Etymology
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threshold (n.)

Old English þrescold, þærscwold, þerxold, etc., "door-sill, point of entering," a word of uncertain origin and probably much altered by folk-etymology.

The first element probably is related to Old English þrescan (see thresh), either in its current sense of "thresh" or with its original sense of "to tread, trample." The second element has been much transformed in all the Germanic languages, suggesting its literal sense was lost even in ancient times. In English it probably has been altered to conform to hold.

Liberman (Oxford University Press blog, Feb. 11, 2015) revives an old theory that the second element is the Proto-Germanic instrumental suffix *-thlo and the original sense of threshold was a threshing area adjacent to the living area of a house. Cognates of the compound include Old Norse þreskjoldr, Swedish tröskel, Old High German driscufli, German dialectal drischaufel. The figurative use was present in Old English.

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*tere- (1)

*terə-, Proto-Indo-European root meaning "to rub, turn," with derivatives referring to twisting, also to boring, drilling, piercing; and to the rubbing of cereal grain to remove the husks, and thus to threshing.

It forms all or part of: atresia; attorn; attorney; attrition; contour; contrite; detour; detriment; diatribe; drill (v.) "bore a hole;" lithotripsy; return; septentrion; thrash; thread; thresh; throw; threshold; trauma; trepan; tribadism; tribology; tribulation; trite; triticale; triturate; trout; trypsin; tryptophan; turn.

It is the hypothetical source of/evidence for its existence is provided by: Sanskrit turah "wounded, hurt;" Greek teirein "to rub, rub away;" Latin terere "to rub, thresh, grind, wear away," tornus "turning lathe;" Old Church Slavonic tiro "to rub;" Lithuanian trinu, trinti "to rub," Old Irish tarathar "borer," Welsh taraw "to strike."

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liminal (adj.)
"of or pertaining to a threshold," 1870, from Latin limen "threshold, cross-piece, sill" (see limit (n.)) + -al (1). Related: Liminality.
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doorstep (n.)

also door-step, "threshold, step up from the ground to a door," 1810, from door + step (n.).

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eliminate (v.)

1560s, "to thrust out, remove, throw out of doors," from Latin eliminatus, past participle of eliminare "thrust out of doors, expel," from ex limine "off the threshold," from ex "off, out" (see ex-) + limine, ablative of limen "threshold" (see limit (n.)).

Used literally at first; the sense of "exclude, throw aside, or disregard as undesirable or unnecessary" is attested by 1714; the sense of "expel waste from the body" is by c. 1795. Related: Eliminated; eliminating; eliminative; eliminatory.

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lintel (n.)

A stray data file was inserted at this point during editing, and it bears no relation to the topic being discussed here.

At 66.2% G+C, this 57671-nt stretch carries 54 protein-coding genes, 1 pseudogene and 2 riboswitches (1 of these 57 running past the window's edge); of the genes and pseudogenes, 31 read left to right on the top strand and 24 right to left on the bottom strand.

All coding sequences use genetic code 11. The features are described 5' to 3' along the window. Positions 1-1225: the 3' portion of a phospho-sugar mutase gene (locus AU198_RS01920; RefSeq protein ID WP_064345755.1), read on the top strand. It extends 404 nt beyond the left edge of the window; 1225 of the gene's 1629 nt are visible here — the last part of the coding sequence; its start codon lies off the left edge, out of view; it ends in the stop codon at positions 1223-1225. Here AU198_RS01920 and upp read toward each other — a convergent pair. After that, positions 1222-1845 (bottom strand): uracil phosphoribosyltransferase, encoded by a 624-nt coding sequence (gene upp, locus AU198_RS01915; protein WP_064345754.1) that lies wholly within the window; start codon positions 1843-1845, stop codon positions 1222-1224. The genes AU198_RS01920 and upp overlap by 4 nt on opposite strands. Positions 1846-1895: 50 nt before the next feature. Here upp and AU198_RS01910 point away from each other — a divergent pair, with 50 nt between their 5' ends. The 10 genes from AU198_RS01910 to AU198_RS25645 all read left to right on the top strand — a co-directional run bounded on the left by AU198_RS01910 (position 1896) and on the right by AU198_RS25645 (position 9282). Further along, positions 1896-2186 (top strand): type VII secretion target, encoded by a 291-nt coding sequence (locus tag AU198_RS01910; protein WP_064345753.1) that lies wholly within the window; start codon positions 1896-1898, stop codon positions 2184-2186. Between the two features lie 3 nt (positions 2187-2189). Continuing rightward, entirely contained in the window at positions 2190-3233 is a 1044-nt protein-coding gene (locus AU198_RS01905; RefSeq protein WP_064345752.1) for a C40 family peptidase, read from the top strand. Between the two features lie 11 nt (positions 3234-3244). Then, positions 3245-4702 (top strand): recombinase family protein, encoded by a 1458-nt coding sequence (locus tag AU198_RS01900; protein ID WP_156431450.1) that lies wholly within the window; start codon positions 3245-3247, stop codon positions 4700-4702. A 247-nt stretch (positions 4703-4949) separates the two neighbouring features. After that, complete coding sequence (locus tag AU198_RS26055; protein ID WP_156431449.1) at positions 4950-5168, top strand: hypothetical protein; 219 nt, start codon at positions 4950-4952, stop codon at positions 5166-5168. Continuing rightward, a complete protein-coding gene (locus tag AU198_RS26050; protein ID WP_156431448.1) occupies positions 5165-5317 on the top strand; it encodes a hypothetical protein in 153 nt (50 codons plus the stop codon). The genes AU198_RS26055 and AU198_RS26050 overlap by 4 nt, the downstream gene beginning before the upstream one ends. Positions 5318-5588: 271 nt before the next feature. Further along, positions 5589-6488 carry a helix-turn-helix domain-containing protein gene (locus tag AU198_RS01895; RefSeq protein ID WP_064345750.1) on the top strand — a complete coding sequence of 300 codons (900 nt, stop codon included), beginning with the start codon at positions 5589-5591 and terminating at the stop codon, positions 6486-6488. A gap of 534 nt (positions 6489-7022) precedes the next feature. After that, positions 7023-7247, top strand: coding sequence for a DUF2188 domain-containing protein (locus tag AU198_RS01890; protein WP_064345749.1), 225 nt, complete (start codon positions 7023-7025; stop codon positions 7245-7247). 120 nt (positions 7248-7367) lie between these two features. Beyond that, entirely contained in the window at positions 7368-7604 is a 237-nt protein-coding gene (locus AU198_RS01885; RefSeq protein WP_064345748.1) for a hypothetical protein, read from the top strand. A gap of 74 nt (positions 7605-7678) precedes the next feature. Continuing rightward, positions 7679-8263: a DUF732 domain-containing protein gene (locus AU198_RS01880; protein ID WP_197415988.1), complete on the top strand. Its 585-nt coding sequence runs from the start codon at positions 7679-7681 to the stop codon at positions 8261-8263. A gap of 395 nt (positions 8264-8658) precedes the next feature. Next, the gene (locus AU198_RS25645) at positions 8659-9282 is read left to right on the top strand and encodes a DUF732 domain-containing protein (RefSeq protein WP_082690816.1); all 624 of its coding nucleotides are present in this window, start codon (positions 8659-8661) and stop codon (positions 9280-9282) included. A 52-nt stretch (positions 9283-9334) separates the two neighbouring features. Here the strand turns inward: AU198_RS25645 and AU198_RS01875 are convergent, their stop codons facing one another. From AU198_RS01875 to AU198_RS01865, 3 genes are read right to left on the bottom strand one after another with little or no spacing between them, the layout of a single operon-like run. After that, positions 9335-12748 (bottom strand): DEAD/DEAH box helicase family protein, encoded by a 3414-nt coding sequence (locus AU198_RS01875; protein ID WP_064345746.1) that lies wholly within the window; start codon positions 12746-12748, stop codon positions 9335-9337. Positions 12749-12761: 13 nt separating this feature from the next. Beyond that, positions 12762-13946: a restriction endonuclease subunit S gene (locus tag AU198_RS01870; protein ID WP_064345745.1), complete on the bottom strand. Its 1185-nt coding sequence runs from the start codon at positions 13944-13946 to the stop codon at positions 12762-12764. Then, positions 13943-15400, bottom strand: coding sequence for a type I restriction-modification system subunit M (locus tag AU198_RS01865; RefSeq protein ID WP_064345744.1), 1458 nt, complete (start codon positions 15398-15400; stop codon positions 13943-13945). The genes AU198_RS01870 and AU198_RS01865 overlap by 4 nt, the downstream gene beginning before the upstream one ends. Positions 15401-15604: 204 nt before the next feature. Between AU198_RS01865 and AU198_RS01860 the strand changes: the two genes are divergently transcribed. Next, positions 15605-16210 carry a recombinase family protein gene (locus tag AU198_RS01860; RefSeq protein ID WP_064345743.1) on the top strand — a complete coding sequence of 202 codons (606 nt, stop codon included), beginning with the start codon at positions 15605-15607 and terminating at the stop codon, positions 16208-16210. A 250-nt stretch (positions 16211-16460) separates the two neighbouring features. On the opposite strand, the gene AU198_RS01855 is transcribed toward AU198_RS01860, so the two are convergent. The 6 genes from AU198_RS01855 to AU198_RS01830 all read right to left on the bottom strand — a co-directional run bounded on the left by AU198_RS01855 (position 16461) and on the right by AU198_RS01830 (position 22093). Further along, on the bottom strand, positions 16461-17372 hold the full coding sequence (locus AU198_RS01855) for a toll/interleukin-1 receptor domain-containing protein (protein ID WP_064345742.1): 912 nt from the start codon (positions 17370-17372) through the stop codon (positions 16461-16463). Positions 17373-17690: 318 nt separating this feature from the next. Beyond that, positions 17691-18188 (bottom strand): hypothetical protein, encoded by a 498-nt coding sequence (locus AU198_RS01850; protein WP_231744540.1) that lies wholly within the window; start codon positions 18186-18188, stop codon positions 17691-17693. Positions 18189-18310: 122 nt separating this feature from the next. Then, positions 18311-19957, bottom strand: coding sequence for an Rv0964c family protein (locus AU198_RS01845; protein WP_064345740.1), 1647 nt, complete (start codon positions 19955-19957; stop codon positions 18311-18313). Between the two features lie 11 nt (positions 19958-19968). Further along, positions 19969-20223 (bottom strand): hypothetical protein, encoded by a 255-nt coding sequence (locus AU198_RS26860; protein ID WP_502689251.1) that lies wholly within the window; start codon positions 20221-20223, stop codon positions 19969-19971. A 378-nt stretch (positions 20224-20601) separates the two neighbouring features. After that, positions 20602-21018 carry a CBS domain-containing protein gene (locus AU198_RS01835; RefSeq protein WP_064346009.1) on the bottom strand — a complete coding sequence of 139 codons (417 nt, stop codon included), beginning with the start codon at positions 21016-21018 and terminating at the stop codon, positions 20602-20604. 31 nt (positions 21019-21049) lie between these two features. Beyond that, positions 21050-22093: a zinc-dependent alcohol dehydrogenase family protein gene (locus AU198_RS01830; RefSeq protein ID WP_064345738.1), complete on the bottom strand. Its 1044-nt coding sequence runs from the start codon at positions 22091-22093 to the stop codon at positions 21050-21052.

"horizontal piece resting on the jambs of a door or window," early 14c., from Old French lintel "threshold" (13c., Modern French linteau), a word of uncertain origin, probably a variant of lintier, from Vulgar Latin *limitalis "threshold," or a similar unrecorded word, from Latin limitaris (adj.) "that is on the border," from limes (genitive limitis) "border, boundary" (see limit (n.)). Altered by influence of Latin limen "threshold."
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Delhi 
city in India, of unknown origin, perhaps connected to Hindi dehli "threshold," with reference to the watershed boundary between the Ganges and Indus, which is nearby.
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subliminal (adj.)
1873, "below the threshold" (of consciousness or sensation), formed from Latin stem of sublime (Latin limen, genitive liminis) + -al (1)). Apparently a loan-translation of German unter der Schwelle (des Bewusstseins) "beneath the threshold (of consciousness)," from Johann Friedrich Herbart (1776-1841), author of a textbook on psychology published in 1824. The scare over subliminal advertising came in 1957. Related: Subliminally.
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Prague 
capital of the Czech Republic, Czech Praha, perhaps from an ancient Slavic word related to Czech pražiti, a term for woodland cleared by burning. Popular etymology is from Czech prah "threshold." Related: Praguean; Praguian.
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sublime (adj.)

1580s, "expressing lofty ideas in an elevated manner," from French sublime (15c.), or directly from Latin sublimis "uplifted, high, borne aloft, lofty, exalted, eminent, distinguished," possibly originally "sloping up to the lintel," from sub "up to" (see sub-) + limen "lintel, threshold, sill" (see limit (n.)). The sublime (n.) "the sublime part of anything, that which is stately or imposing" is from 1670s. For Sublime Porte, former title of the Ottoman government, see Porte.

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